memory

HideShow resource information

Multi Store Model AO1

  •  Atkinson and Shiffrin proposed the multi store model this is one explanation of how the memory works.
  • It is said to have three stores, sensory, short term, and long term.

  • Firstly information is picked up in the sensory store through the senses hearing, sight, smell, taste and touch.

  • If attention is given to such information it will pass to short term memory.

  • This has a capacity of 7 +/- 2 digits or chunks which can last there for a duration of 18-30 seconds.

  • This information can be displaced if more passes through to the short term memory during this time.

  • If the information from short term is rehearsed elaborately it will pass to the long term memory store where the capacity is unlimited and the duration can last a lifetime.

  • If not it will decay and be lost.

  • If information is only given a maintenance rehearsal it may stay in the short term memory and not get transferred into long term, information is encoded in short term memory acoustically and in long term memory this is done semantically.

1 of 7

Working Memory Model AO1

  • Baddeley and Hitch (1974) designed the working memory model as they believed STM in the multi-store model was too simple and they believed the STM could do different things.

  • The Working Memory Model has a central executive and three slave systems.

  • The central executive directs attention to particular tasks and decides how the slave systems should be used, it uses information from the senses or LTM. It has a limited capacity.

  • One of the slave systems is the phonological loop which deals with auditory information and preserves the order of information.

  • The Phonological loop is spilt into two parts which are called the phonological store (the inner ear which holds the words you hear) and the articulatory process (which is like an inner voice- deals with words that are heard or seen).

  • Another slave system is the visuospatial sketchpad which stores visual and spatial information.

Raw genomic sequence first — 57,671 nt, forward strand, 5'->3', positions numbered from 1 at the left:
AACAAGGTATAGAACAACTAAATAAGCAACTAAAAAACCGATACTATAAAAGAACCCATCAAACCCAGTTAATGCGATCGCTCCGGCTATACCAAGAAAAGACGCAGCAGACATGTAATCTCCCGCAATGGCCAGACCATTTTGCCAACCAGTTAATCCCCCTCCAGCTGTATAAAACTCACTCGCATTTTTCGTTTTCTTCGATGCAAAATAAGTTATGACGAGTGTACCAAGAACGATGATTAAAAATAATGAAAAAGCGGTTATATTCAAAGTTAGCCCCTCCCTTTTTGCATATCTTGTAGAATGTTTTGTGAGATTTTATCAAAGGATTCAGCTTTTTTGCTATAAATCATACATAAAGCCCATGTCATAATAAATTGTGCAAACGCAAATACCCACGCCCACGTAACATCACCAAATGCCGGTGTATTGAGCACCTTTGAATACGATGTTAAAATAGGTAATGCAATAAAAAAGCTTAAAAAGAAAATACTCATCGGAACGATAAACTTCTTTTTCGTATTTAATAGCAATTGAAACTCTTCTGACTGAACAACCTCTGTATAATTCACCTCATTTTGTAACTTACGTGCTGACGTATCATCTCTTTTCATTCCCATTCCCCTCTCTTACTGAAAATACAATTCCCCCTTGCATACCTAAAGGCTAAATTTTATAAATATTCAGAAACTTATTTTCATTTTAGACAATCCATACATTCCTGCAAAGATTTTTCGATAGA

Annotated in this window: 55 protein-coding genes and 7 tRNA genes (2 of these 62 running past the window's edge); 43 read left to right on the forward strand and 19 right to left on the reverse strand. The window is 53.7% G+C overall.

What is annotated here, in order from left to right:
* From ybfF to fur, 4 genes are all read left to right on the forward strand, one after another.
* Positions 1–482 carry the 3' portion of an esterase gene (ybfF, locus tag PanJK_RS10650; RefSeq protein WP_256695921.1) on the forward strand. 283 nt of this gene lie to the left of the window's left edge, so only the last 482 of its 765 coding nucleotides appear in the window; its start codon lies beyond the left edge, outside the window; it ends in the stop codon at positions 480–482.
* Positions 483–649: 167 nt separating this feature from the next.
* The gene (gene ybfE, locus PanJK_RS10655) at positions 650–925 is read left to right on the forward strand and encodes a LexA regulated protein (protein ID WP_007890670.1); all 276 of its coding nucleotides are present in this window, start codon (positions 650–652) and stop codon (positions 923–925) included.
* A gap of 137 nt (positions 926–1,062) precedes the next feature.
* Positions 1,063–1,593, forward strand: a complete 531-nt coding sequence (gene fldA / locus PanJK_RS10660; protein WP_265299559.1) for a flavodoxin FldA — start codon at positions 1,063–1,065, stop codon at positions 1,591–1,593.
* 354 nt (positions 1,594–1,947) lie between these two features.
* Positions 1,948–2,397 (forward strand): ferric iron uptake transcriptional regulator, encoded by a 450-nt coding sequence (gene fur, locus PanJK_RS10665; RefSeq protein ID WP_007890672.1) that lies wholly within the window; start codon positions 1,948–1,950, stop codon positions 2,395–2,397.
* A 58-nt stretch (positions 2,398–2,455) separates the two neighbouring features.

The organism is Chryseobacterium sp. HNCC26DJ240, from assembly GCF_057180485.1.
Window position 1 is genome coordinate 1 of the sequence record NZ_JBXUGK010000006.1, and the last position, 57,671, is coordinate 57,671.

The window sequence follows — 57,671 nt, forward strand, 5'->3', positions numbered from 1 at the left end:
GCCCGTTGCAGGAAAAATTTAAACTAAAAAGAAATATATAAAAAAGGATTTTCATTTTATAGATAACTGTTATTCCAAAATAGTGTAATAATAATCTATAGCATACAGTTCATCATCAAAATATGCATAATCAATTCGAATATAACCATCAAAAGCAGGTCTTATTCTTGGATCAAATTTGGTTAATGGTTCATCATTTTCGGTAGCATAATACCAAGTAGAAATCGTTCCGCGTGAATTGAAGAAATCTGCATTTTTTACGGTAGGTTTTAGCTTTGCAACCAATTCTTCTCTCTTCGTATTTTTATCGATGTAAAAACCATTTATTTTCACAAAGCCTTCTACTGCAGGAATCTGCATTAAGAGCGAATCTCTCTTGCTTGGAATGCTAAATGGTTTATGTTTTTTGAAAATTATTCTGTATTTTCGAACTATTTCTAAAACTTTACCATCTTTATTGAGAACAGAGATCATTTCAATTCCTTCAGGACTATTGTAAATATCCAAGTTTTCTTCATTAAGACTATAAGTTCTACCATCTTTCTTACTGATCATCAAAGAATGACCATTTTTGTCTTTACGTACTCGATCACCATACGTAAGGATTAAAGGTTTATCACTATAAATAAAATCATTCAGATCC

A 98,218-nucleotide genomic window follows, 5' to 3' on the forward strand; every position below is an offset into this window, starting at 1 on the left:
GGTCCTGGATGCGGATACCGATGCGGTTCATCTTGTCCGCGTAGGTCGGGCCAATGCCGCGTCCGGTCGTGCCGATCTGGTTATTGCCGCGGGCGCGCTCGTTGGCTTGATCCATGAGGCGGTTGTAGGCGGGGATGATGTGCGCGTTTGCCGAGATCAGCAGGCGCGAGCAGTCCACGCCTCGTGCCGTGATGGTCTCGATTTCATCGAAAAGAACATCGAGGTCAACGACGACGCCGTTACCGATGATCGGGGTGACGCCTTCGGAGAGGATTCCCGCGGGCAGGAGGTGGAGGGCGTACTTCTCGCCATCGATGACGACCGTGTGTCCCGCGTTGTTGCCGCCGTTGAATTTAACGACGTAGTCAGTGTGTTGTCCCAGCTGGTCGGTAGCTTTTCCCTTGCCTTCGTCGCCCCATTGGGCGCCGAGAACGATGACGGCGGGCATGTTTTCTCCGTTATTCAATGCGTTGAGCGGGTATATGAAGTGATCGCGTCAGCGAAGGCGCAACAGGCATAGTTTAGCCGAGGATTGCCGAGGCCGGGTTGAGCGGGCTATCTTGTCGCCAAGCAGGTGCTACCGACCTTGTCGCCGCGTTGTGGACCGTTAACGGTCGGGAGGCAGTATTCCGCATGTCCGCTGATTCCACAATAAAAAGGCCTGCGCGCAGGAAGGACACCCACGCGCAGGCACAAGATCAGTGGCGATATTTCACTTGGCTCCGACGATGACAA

• Visual information is what things look like, and spatial information is the relationship between things.

  •  Logie suggested that the visuo spatial sketchpad can be divided into the visual cache (store) and inner scribe which deals with spatial information.

  • The final slave system is the episodic buffer which was added by Baddeley as he realised the model needed a general store that integrates information from the central executive the phonological loop, visuospatial sketchpad and also from LTM.

2 of 7

EWT and Misleading Information AO1

  • Loftus and Palmer The aim of their experiment was to see the effect of misleading information on an eyewitnesses ‘immediate recall.
  • 45 students were shown 7 different films of different traffic accidents. After each film the participants were given a questionnaire which asked them to describe the accident then answer questions.

  •  There was one critical question which was ‘About how fast were the cars going when they hit each other?’ One group were given this question, the other fiver were given the verbs smashed 40.8, collided 39.3, bumped 38.1 or contacted 31.8 in place of the word hit 34.0.

  • In conclusion the more violent the verb the higher the participant’s estimate of the speed. This shows that misleading information does have an effect on the eyewitnesses’ immediate recall.

  • Experiment 2: A new set of participants were used and put into three groups and shown a film of a car accident lasing one minute.Group 1 were given the verb smashed, group 2 were given the verb hit and group 3 (control group) did not have any question about the speed of the vehicles

  • The participants were asked to return one week later and asked a series of ten questions about the accident, including another critical question ‘did you see any broken glass?’ There was no broken glass in the film but presumably, those who thought the car was travelling faster might expect that there would be broken glass. Participants gave higher speed estimates in the “smashed” condition as before. They also were more likely to think that they saw broken glass, therefore this suggests that misleading post-event information does change the way information is stored.

3 of 7

EWT and Anxiety AO1

  • There is evidence that shows anxiety has a negative effect on the accuracy of a person EWT.

  • From a review of 21 studies, Deffenbacher carried out a meta-analysis of 18 studies published between 1974 + 1997 He look at the effect of heightened anxiety on accuracy of eye witness recall from these studies.

  • From these studies he found that there was a considerable support the hypothesis that high levels of stress negatively impacted on the accuracy of eye witness testimony.